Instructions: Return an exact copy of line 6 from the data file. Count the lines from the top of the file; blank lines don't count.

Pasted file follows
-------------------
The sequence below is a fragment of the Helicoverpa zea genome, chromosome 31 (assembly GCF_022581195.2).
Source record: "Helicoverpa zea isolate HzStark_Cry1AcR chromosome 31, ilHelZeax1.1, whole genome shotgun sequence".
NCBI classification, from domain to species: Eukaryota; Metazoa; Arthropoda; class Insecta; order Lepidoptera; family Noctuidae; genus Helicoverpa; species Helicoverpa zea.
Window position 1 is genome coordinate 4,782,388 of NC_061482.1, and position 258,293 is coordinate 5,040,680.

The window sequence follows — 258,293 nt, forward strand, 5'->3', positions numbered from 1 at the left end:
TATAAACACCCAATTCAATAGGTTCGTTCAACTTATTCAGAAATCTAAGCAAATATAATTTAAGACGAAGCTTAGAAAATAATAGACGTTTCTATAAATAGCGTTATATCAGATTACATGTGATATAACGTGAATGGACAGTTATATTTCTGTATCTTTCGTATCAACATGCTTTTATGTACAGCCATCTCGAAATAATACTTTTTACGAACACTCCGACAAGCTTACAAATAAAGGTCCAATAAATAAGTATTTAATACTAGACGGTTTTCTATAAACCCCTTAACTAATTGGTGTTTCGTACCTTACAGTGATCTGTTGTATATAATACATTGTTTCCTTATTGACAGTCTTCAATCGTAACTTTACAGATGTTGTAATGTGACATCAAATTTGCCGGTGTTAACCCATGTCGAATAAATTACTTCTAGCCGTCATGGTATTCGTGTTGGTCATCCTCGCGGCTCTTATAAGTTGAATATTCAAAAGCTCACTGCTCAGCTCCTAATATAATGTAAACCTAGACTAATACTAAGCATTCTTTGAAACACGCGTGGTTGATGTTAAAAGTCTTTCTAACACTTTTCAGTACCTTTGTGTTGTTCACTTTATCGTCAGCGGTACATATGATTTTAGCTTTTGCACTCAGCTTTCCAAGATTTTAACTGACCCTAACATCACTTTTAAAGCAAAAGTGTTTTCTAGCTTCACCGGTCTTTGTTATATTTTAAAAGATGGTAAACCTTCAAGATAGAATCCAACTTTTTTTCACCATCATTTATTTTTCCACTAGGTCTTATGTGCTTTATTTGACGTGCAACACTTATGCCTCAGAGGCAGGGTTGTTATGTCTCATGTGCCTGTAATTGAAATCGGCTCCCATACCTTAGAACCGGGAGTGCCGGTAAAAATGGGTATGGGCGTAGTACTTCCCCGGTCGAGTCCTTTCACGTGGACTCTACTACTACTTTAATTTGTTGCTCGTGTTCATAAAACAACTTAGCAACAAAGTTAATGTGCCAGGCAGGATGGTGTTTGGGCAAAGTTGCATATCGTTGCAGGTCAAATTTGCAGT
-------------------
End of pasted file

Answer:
TATAAACACCCAATTCAATAGGTTCGTTCAACTTATTCAGAAATCTAAGCAAATATAATTTAAGACGAAGCTTAGAAAATAATAGACGTTTCTATAAATAGCGTTATATCAGATTACATGTGATATAACGTGAATGGACAGTTATATTTCTGTATCTTTCGTATCAACATGCTTTTATGTACAGCCATCTCGAAATAATACTTTTTACGAACACTCCGACAAGCTTACAAATAAAGGTCCAATAAATAAGTATTTAATACTAGACGGTTTTCTATAAACCCCTTAACTAATTGGTGTTTCGTACCTTACAGTGATCTGTTGTATATAATACATTGTTTCCTTATTGACAGTCTTCAATCGTAACTTTACAGATGTTGTAATGTGACATCAAATTTGCCGGTGTTAACCCATGTCGAATAAATTACTTCTAGCCGTCATGGTATTCGTGTTGGTCATCCTCGCGGCTCTTATAAGTTGAATATTCAAAAGCTCACTGCTCAGCTCCTAATATAATGTAAACCTAGACTAATACTAAGCATTCTTTGAAACACGCGTGGTTGATGTTAAAAGTCTTTCTAACACTTTTCAGTACCTTTGTGTTGTTCACTTTATCGTCAGCGGTACATATGATTTTAGCTTTTGCACTCAGCTTTCCAAGATTTTAACTGACCCTAACATCACTTTTAAAGCAAAAGTGTTTTCTAGCTTCACCGGTCTTTGTTATATTTTAAAAGATGGTAAACCTTCAAGATAGAATCCAACTTTTTTTCACCATCATTTATTTTTCCACTAGGTCTTATGTGCTTTATTTGACGTGCAACACTTATGCCTCAGAGGCAGGGTTGTTATGTCTCATGTGCCTGTAATTGAAATCGGCTCCCATACCTTAGAACCGGGAGTGCCGGTAAAAATGGGTATGGGCGTAGTACTTCCCCGGTCGAGTCCTTTCACGTGGACTCTACTACTACTTTAATTTGTTGCTCGTGTTCATAAAACAACTTAGCAACAAAGTTAATGTGCCAGGCAGGATGGTGTTTGGGCAAAGTTGCATATCGTTGCAGGTCAAATTTGCAGT